Sciopero (Strike)

Sciopero (Strike)

Composing new soundtracks for existing films has become a vogue in recent years. Philip Glass writes elegantly framed chamber operas (_La belle et la bête; Dracula_); Asian Dub Foundation finds new drama in _The Battle of Algiers_; and Eisenstein’s _Battleship Potemkin_ is torpedoed by the Pet Shop Boys’ lacklustre electronics. If you’re going to make a new soundtrack, you’d better have some ideas. Piedmont’s Yo Yo Mundi have plenty of ideas and it’s their riveting music that ensures that, in their hands at least, Eisenstein gets a more sympathetic treatment. *Sciopero* – in all its hanging harmonies, upbeat militancy and haunting accordion solos – is a supple and emotive soundtrack that is worthy of Enrico Morricone himself. Nevertheless, the Italian quintet didn’t choose an easy film. *Strike*, Eisenstein’s 1926 silent film, has a leaden plot: set in 1912, an innocent worker is driven to suicide by unjust accusations; his comrades strike for decent working conditions; the bosses, in league with crooks and the army, march against them; slaughter ensues. It’s easy to hear the passages of escalating tension: the band ratchets up the tempo; drums, guitars and voices chanting ‘Scioperi!’ press in on the attention. Like waiting for a cloudburst, the floating sound wafts until the band, dominated by its wonderfully melancholic accordion, takes up the tune again.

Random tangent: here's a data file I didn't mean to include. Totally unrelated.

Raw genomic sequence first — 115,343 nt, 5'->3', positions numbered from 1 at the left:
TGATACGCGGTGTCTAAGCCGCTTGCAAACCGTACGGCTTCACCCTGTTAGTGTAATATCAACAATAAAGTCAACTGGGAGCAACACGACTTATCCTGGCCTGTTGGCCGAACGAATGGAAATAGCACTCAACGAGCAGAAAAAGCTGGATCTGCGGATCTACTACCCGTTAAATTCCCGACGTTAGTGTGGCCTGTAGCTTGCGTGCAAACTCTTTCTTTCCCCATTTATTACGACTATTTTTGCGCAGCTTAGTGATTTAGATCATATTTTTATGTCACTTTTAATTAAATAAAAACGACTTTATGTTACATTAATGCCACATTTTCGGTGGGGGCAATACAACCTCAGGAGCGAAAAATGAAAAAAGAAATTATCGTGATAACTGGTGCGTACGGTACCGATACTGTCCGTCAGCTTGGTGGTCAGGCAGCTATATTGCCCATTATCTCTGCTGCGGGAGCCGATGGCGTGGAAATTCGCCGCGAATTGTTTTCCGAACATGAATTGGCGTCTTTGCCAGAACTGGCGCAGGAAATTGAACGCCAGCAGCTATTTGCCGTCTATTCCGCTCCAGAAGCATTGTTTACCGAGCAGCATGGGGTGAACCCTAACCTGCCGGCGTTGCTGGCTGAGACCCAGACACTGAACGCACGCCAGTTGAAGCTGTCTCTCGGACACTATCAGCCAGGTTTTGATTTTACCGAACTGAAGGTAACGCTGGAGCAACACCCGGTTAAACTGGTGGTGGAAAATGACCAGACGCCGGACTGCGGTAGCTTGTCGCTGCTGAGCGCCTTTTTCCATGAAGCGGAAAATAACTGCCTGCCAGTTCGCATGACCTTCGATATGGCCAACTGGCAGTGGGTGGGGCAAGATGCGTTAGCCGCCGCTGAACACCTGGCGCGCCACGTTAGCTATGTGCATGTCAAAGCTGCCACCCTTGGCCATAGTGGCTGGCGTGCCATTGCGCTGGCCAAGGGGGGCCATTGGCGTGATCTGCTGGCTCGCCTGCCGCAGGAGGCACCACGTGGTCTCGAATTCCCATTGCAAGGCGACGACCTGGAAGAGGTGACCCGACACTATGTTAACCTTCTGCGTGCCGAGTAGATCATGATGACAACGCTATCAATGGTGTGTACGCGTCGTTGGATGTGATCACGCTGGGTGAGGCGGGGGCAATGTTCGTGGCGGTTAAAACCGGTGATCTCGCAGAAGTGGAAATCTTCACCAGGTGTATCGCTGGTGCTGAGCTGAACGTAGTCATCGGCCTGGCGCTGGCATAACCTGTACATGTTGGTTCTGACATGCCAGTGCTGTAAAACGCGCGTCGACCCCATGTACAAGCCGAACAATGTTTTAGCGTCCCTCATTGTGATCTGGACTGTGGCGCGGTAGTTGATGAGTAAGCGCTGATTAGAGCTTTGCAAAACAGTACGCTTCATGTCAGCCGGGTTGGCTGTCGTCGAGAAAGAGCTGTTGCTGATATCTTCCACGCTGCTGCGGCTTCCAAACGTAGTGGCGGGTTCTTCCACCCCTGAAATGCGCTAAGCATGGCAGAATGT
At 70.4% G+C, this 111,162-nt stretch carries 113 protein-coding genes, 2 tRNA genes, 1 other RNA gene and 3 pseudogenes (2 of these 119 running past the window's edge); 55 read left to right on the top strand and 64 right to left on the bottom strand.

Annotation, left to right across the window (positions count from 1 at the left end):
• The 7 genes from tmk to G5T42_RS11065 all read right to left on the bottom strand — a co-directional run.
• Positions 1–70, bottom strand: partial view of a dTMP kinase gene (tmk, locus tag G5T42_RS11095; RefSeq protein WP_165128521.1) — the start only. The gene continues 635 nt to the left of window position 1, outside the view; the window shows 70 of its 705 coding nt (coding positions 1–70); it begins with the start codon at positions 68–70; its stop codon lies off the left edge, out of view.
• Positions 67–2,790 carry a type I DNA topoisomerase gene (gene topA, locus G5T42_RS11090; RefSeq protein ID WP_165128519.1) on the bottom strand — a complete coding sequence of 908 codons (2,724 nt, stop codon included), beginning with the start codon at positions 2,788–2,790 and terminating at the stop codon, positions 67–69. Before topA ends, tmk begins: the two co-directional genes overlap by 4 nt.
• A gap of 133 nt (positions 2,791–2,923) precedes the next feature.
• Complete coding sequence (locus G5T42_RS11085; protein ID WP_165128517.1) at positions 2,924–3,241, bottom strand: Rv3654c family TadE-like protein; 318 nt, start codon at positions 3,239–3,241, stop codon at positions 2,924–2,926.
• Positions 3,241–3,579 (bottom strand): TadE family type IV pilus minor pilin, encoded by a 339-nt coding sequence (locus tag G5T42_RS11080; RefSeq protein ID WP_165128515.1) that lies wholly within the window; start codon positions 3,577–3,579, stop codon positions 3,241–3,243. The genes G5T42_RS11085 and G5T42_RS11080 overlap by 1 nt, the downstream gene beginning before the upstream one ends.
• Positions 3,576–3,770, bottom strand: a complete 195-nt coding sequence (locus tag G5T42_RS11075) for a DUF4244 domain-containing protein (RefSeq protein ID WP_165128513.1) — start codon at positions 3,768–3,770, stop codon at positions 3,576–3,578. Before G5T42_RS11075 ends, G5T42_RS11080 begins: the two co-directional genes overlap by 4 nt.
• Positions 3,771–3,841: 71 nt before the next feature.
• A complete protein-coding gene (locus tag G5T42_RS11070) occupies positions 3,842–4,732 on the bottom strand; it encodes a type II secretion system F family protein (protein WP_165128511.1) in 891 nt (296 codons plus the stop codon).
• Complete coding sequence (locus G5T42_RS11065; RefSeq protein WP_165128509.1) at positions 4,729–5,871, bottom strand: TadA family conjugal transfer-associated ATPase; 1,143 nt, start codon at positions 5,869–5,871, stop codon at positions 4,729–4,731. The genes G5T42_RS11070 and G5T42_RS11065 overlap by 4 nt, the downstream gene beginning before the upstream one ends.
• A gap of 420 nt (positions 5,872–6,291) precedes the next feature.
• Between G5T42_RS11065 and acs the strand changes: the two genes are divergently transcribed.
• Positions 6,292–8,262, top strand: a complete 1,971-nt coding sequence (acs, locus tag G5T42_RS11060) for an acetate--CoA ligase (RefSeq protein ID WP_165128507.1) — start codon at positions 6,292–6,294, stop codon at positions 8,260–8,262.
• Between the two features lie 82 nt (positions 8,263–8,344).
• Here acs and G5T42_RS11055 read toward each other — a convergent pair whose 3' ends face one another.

New Internationalist issue 374 magazine cover This article is from the December 2004 issue of New Internationalist.
You can access the entire archive of over 500 issues with a digital subscription. Get a free trial »

Subscribe   Ethical Shop